When it comes to shooting on an SLR or mirrorless system, full manual mode can be intimidating for most newcomers and even seasoned hobbyists. It can also be tricky to get the settings you need quickly and as such many experienced photographers use other priority modes over full manual.
However, manual mode should never scare you off – it’s often the only way to grab the perfect exposure.
The functions of manual mode fall into a pyramid known as the ‘exposure triangle’: three elements which go hand-in-hand to decide how to ‘expose’ a photograph – or to decide how much light is in the images.
- ISO – this is the setting which determines how sensitive your camera is to light. It can be digitally-increased, but this costs, as grain and noise enter the image. ISO ranges vary from 100, 200, 400, 800 up to 1600, 3200 and 6400.
- Shutter Speed – this dictates the speed that the shutter is open to expose light onto the sensor. It ranges from slower speeds like 1/10 (one tenth of a second) up to faster speeds like 1/125 (one hundred and twenty-fifth of a second). The slower the speed, the more light fills the image, but you’ll need something to avoid motion blur. The faster the speed, the better the freeze motion (but less light enters the camera.)
As a general rule, your shutter speed should be set to your lens’ focal lens (a 300mm lens should have a 1/300 shutter speed) to avoid motion blur.
- Aperture – refers to a hole within the lens which permits light into the camera. The larger you set the hole, the more light enters the camera. Aperture is expressed in “f” numbers, which refers to the diameter of the lens aperture to the length of the lens. This ranges from F/1.4, f/2.0, f/2.8, f/4.0. The higher the number, the less light enters the image. Wider aperture (lower number) is also responsible for creating depth of field – so set it low if shooting portraits or you want a blurry background.
So, when you’re shooting an image you’ll need to set an aperture that allows enough light while achieving the effect you want (blurry background or in focus), set an appropriate speed (freeze the motion or allow blur) and select your ISO to compensate (the higher the noisier, so be careful).
Understanding the ‘exposure triangle’ when shooting.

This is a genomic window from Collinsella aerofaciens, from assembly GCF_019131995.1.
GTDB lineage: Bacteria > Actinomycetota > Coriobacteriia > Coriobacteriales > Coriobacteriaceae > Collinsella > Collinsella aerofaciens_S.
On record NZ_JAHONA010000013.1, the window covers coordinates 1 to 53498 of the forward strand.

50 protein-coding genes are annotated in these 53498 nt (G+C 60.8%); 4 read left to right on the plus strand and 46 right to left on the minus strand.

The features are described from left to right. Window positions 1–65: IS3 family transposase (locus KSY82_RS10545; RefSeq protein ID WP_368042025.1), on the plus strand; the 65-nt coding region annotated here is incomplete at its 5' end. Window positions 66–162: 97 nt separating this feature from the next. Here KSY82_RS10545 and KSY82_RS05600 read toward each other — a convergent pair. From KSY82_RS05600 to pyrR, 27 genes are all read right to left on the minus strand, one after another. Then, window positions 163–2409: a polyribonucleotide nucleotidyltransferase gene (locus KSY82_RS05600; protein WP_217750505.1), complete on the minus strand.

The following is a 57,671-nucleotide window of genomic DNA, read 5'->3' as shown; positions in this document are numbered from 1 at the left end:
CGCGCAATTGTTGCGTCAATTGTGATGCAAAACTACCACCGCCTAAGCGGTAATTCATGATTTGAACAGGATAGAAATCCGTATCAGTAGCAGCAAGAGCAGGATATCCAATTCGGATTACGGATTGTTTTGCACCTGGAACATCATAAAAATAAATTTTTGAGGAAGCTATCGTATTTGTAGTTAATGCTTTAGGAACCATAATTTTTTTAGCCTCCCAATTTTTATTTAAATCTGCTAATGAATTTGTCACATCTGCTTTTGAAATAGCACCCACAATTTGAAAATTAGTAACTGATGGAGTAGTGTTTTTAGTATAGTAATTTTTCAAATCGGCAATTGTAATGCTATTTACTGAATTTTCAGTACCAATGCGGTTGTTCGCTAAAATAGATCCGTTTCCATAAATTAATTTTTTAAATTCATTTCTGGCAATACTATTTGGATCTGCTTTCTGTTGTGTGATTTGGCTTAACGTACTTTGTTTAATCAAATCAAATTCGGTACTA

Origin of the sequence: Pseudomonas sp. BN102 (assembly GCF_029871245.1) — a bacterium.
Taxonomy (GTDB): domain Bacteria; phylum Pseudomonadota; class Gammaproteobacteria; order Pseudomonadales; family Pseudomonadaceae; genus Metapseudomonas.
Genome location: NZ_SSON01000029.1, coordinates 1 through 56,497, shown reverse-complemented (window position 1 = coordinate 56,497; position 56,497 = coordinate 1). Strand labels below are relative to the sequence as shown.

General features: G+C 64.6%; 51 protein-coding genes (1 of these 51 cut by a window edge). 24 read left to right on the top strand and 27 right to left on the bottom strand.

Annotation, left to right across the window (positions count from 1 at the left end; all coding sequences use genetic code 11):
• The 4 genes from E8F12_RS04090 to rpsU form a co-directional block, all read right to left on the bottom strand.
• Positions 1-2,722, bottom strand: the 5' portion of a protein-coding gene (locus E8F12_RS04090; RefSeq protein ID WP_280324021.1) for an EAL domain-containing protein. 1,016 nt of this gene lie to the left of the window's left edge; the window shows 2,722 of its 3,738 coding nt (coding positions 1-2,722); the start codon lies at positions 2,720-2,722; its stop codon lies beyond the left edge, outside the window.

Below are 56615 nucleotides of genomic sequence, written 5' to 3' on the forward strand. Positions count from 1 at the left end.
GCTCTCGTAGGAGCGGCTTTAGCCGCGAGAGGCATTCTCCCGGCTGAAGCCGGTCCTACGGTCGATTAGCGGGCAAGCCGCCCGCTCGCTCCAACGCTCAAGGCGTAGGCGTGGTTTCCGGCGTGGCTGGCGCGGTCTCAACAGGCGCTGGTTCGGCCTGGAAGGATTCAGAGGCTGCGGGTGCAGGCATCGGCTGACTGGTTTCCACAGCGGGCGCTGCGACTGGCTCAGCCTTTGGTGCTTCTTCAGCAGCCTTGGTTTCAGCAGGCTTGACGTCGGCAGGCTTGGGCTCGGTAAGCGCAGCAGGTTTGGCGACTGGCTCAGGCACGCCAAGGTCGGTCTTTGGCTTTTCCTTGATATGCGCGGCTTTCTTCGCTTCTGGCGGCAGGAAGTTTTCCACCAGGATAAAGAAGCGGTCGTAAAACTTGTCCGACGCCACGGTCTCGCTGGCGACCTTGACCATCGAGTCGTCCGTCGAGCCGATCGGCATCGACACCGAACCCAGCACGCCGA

So, in order to take good pictures you need to produce sharp, well-lit photographs. To do this, you’ll need to get your settings right by working with the ISO, shutter speed and aperture. We’ll talk through a few examples to help show how these factors work in unison when shooting.
How to freeze action: When you’re attempting to freeze action you’ll need to select a fast shutter speed. This means you’ll need lots of light, as the faster you set your shutter the less light enters the image. Your ISO can be increased to help, but you’ll also need to set your aperture to a low F stop number to let in more light.
How to shoot in low light: when you’re in low light, it can be tough to get a satisfying image. Your shutter speed will generally need to be lower, your ISO higher and your aperture wider to try and get as much light as you can.
This means you’re best off buying a tripod to help avoid motion shake and setting a low shutter speed (as lower shutter speeds let in more light but will pick up your hand shaking.)
How to shoot good portraits: To create pleasing portraits, you’ll need a wider aperture so that your subject is in focus and your background is blurry. However, you’ll need crisp focus so make sure your shutter speed is fast enough to freeze motion.
With these examples, you can see how ISO, shutter speed and aperture work together to allow light into an image. However, shooting fully manual offers lots of other options for changing your image quality….
Marked by an AV +/- icon, exposure compensation is an option to increase or decrease the light in an image beyond the standard exposure.
Particularly useful in tricky light, exposure compensation works by increasing or decreasing by one full ‘stop’ each time you adjust it. A snowy scene you want to brighten up to make the snow whiter, for instance, demands an EV +1 value.
You can use AEB (Auto Exposure Bracketing) if your camera has it to take multiple shots at different exposures. In the image below, the bracketing will take three photos at three different exposures.
Not entirely relevant to exposure, the white balance setting helps set the colour tone of an image through the ‘temperature’. Most DSLR’s have pre-sets such as incandescent, cloudy and direct sunlight. These correspond to colour temperatures in Kelvin units. You can either select AUTO or one of these pre-sets. If you shoot in RAW (which you should) you can change the white balance setting later.